These companies are typically younger, smaller companies which do not have a drug approved, but instead focus on testing their experimental drug candidates in human clinical trials.

The indexes for both BBP and BBC are sponsored by LifeSci Index Partners, and uses a selection committee to determine which biotech companies qualify for each index. To make the cut, companies need to meet certain size and liquidity requirements, but also need to be considered “pure” biotech companies.

This means they can not fall into one of these nine distinct sub-industries of the biotech sector: Animal Health, Conglomerate, Diversified Healthcare, Healthcare Services, Large Pharmaceuticals, Specialty Pharmaceuticals, Medical Devices, Nutraceuticals, or Tools.

The differences in targeting criteria and market cap minimums mean that XBI and the BBP/BBC pair are not entirely similar. Currently, 78% of XBI’s components appear in either BBP or BBC.

BBP and BBC have both been around since the end of 2014, so we have 3+ years of overlapping risk/return data to work with to compare each of the funds.

The 2015-2017 time frame was especially volatile for biotechs, with the standard deviation of daily returns more than doubling that of the S&P 500. XBI, for example, was up nearly 50% during the first seven months of 2015, before plunging nearly 50% from its 2015 highs by the beginning of 2016. Putting the four biotech ETFs side by side, it becomes clearer where the returns and the risk have been coming from.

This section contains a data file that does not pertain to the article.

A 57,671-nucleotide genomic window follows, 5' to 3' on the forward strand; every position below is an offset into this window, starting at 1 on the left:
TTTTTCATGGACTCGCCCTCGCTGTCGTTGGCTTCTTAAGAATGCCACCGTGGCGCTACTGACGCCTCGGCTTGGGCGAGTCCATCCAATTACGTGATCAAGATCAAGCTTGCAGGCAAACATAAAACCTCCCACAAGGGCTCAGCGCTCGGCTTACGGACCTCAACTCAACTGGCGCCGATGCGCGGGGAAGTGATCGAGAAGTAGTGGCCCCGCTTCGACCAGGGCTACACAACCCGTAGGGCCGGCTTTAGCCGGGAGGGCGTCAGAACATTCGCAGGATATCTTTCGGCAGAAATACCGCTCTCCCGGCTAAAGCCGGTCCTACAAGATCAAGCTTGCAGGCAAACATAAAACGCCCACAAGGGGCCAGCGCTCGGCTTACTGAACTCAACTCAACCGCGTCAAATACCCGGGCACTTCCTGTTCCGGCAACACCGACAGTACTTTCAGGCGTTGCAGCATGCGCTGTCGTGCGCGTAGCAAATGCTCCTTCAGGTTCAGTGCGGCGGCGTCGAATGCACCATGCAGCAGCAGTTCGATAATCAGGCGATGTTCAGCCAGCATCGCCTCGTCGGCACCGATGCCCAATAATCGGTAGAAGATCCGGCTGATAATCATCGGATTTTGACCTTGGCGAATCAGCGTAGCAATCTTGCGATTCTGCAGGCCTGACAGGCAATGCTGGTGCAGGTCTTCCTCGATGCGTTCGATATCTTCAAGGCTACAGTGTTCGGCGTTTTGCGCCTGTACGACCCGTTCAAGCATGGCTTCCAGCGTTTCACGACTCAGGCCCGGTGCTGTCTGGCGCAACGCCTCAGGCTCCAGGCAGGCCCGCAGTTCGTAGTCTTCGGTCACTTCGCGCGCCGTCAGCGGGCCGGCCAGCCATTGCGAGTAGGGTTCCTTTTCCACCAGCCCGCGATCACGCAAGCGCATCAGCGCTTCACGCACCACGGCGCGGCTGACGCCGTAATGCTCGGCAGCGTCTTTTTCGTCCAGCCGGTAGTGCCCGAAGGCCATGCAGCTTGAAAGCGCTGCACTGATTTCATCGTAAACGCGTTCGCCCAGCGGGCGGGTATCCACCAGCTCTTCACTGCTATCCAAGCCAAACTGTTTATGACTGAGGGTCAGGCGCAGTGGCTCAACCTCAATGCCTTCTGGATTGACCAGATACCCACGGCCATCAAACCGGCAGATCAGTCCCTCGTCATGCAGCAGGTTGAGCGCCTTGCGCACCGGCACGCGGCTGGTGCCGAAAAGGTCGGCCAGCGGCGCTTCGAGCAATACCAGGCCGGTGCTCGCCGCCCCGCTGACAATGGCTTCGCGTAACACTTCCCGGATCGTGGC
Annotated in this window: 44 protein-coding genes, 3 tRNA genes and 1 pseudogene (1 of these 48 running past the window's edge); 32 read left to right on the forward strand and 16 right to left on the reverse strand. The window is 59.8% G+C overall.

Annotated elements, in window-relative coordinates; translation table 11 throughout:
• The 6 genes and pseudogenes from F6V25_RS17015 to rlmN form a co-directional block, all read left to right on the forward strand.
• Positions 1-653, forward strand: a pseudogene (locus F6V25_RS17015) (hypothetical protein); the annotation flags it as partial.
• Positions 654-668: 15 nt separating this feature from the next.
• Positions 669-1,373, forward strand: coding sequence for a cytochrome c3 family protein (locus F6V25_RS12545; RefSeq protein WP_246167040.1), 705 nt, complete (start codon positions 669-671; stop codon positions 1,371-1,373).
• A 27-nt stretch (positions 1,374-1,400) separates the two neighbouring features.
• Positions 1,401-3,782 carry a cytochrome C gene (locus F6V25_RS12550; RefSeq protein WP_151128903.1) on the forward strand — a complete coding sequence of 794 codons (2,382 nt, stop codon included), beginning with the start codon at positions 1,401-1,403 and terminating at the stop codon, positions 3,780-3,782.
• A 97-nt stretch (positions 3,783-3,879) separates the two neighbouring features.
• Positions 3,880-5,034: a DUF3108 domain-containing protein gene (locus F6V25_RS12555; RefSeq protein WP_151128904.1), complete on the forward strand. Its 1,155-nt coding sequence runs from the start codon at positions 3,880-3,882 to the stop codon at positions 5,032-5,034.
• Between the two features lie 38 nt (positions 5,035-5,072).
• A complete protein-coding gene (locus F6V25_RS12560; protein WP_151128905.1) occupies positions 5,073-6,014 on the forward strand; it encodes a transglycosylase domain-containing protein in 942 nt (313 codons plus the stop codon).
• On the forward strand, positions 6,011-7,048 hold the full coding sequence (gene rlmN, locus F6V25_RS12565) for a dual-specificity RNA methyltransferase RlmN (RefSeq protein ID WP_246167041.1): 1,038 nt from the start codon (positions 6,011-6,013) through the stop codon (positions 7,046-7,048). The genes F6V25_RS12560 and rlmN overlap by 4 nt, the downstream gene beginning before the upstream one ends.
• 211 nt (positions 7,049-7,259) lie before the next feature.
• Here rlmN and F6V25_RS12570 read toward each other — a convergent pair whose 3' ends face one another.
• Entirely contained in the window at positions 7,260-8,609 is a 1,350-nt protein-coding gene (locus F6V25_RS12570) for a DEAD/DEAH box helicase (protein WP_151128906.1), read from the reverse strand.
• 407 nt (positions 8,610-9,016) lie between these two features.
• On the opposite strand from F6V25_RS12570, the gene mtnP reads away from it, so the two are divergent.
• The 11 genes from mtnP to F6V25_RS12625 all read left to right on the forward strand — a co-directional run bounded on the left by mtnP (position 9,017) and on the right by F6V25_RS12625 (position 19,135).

The 13% average annual return of XBI and the 2% average annual return of IBB show how the biggest biotechs have been dragging down returns.

The standard deviation of returns and max drawdown suggest that IBB has been the least volatile ETF during that time frame, but a Sharpe ratio of 0.2 also tells us it’s done with worst job of delivering risk-adjusted returns. The Sortino ratio, a measure of excess returns compared to downside risk, is also the worst of the bunch.

We can also see that the more mature biotechs have outperformed the more speculative clinical trial stage biotechs. That’s not necessarily surprising given that the market hasn’t been rewarding excess risk with excess returns (beta ETFs, such as the S&P 500 (SPY) have been outperforming both smart beta and high beta products as a whole). BBC has underperformed BBP by more than 10% annually, while experiencing a far higher degree of volatility.

As mentioned earlier, I prefer an equal-weighted biotech ETF over a market cap-weighted one, because, even though it’s historically come with about 25% higher risk, it’s also produced around 30% greater returns, resulting in higher risk-adjusted returns. Plus, the equal-weighted product makes you less reliant on the performance of just a few big names.

The reason I like the BBP/BBC pair is the flexibility it gives in adjusting your biotech exposure as you see fit. XBI maintains a steady allocation to the entire biotech sector, and since it rebalances itself every quarter, it’s never going to stray too far from its current balance of product stage/clinical trial stage companies. Using BBP and BBC allows you to tilt your portfolio based on current conditions within the sector.

Conclusion

For the record, I think XBI is a good option for biotech investors. Its expense ratio of just 0.35% is the cheapest in the space and less than half that of the 0.79% expense ratios of BBP and BBC. So I don’t think there’s anything wrong with using XBI.

More frequent traders and those who study the biotech sector more closely may appreciate the flexibility of overweighting specific types of companies within the sector depending on their own research. In that case, using BBP and BBC in lieu of a product, such as XBI, makes sense. Whichever option you choose, I think both make more sense than going with IBB.

This article has been republished with permission by Dave Dierking.

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